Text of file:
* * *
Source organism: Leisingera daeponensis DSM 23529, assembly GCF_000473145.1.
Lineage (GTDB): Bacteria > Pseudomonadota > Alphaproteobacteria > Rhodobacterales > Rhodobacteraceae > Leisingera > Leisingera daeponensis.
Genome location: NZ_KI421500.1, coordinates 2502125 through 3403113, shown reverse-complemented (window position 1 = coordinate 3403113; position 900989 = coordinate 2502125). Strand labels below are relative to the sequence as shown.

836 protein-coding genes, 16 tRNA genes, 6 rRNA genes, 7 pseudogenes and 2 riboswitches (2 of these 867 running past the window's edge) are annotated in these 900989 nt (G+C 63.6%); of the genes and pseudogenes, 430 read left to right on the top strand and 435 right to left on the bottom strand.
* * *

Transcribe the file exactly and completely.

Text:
Source organism: Leisingera daeponensis DSM 23529, assembly GCF_000473145.1.
Lineage (GTDB): Bacteria > Pseudomonadota > Alphaproteobacteria > Rhodobacterales > Rhodobacteraceae > Leisingera > Leisingera daeponensis.
Genome location: NZ_KI421500.1, coordinates 2502125 through 3403113, shown reverse-complemented (window position 1 = coordinate 3403113; position 900989 = coordinate 2502125). Strand labels below are relative to the sequence as shown.

836 protein-coding genes, 16 tRNA genes, 6 rRNA genes, 7 pseudogenes and 2 riboswitches (2 of these 867 running past the window's edge) are annotated in these 900989 nt (G+C 63.6%); of the genes and pseudogenes, 430 read left to right on the top strand and 435 right to left on the bottom strand.